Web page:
I don’t find the playing position awkward – perhaps I’m used to it – but us lefties have a tendency of tilting our wrist in that “don’t-smudge-the-ink”-position, which makes the thumb+index finger pinch more or less horizontal. I keep my preferred gaming device, the iPad Mini, slightly tilted to the left when I’m going for the high score, slacking about on the sofa.

Oggipital Pro Tip #16

Pro Tip #16

Luckily we weren’t finished for good, just for the scoring stuff. Save this in category “Do’s and Don’ts, Mostly Don’ts”. The latter sentence describes one more of those sudden death situations.

Incorrect cuts gets you a visitor. Be extra careful when the Oggiput is on the field.

There’s just no room for errors once the Oggiput comes along. Concentrate, let the situation calm down – but only a bit, as the Oggiput likes to jump across the playfield when he gets bored. Make that pinch, squash him like the bug he is. Try not to squash too many Kisau Veelas in the same go, but sometimes there’s just gonna be collateral damage.

Just. Don’t. Miss.

The Kisau Veelas: “Wansy”

The Kisau Veelas are named in foresight for the kids’ game I’m planning to do with them. One of the kids’ game’s aspects would be, not very original, an educational one, more precisely about counting. So the names are derived out of the English words for the numbers 1 – 10.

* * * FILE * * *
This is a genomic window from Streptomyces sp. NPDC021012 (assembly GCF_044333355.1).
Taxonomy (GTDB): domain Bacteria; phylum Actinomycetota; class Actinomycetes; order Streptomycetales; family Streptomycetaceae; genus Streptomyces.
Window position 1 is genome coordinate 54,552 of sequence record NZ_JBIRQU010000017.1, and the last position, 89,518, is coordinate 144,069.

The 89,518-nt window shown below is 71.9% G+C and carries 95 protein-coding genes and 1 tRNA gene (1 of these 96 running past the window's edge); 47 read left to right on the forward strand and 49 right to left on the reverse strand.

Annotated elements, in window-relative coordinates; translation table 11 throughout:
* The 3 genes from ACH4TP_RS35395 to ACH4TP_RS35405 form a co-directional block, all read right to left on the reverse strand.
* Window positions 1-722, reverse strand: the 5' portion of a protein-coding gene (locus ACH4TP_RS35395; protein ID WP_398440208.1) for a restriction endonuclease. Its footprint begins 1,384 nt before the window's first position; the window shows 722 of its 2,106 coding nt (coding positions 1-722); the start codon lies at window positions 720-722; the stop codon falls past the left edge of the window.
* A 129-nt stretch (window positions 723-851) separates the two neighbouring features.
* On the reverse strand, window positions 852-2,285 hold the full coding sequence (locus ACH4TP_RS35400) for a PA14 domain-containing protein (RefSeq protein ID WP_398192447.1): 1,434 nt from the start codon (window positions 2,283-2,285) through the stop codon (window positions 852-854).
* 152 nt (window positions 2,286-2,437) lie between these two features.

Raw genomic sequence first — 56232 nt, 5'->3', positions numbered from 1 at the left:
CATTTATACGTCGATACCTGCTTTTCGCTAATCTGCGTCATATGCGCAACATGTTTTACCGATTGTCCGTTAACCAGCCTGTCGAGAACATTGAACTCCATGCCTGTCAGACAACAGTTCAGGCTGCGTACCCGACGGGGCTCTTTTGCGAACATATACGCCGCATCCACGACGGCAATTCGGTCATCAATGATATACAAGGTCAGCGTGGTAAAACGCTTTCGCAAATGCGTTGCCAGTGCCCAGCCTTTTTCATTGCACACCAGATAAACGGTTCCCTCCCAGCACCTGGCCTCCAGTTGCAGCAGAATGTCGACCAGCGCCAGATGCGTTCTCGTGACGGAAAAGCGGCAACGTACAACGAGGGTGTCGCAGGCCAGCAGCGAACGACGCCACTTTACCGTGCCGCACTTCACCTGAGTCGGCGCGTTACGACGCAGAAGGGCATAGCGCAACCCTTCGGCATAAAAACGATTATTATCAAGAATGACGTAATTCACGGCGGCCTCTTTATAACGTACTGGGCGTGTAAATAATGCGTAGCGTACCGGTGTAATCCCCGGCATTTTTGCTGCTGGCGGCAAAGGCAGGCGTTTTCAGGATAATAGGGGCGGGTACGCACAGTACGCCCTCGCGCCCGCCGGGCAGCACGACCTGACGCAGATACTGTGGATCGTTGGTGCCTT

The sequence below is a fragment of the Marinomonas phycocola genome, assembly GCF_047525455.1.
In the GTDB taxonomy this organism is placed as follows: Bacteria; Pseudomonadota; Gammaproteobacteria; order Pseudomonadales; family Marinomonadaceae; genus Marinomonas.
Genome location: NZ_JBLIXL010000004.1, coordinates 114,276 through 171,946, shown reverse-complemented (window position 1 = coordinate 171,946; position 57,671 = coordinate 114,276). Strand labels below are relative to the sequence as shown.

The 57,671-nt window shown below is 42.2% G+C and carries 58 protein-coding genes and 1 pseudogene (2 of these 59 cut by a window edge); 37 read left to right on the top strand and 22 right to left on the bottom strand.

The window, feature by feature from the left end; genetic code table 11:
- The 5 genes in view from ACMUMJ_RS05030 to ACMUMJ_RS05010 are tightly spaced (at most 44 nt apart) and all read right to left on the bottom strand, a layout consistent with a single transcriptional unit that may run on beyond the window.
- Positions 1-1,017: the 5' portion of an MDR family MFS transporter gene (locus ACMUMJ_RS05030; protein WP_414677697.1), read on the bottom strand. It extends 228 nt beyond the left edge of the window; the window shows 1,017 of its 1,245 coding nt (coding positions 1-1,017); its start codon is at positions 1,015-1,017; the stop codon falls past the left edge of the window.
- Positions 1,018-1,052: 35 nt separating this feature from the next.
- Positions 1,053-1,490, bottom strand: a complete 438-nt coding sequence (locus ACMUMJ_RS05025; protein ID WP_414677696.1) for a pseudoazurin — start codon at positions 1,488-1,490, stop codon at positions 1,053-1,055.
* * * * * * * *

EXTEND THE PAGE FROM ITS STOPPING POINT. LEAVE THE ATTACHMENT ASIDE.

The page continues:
This is Wansy. I haven’t put my mind to developing the characteristics of the Kisau Veelas, as it’s not that important in Oggipital. But for the kids’ game there certainly will be a well-thought character and characteristics palette.


All of the Kisau Veelas have a set of facial expressions in Oggipital, and a specific small animation. There’s no sounds attached to them because having like 40 Kisau Veelas on the playfield would mean the game would never shut up. So the animations are there just for fun, for that small polish in the game.


The Kisau Veelas: Intro

Oggipital has a bunch of characters in it, but the thing is – the game is not at all about the characters. The game mechanics have initially been designed just to be actions and functions, not related to a character or a story at all. The game idea was initially much more of a hard-but-simple game, a very short slicing/cutting frenzy, do-or-die. The art style was supposed to be “line graphics on acid”, very much inspired by Super Hexagon. Super Hexagon happened to be the first thing that went big on the indie side at the time I entered Twitter.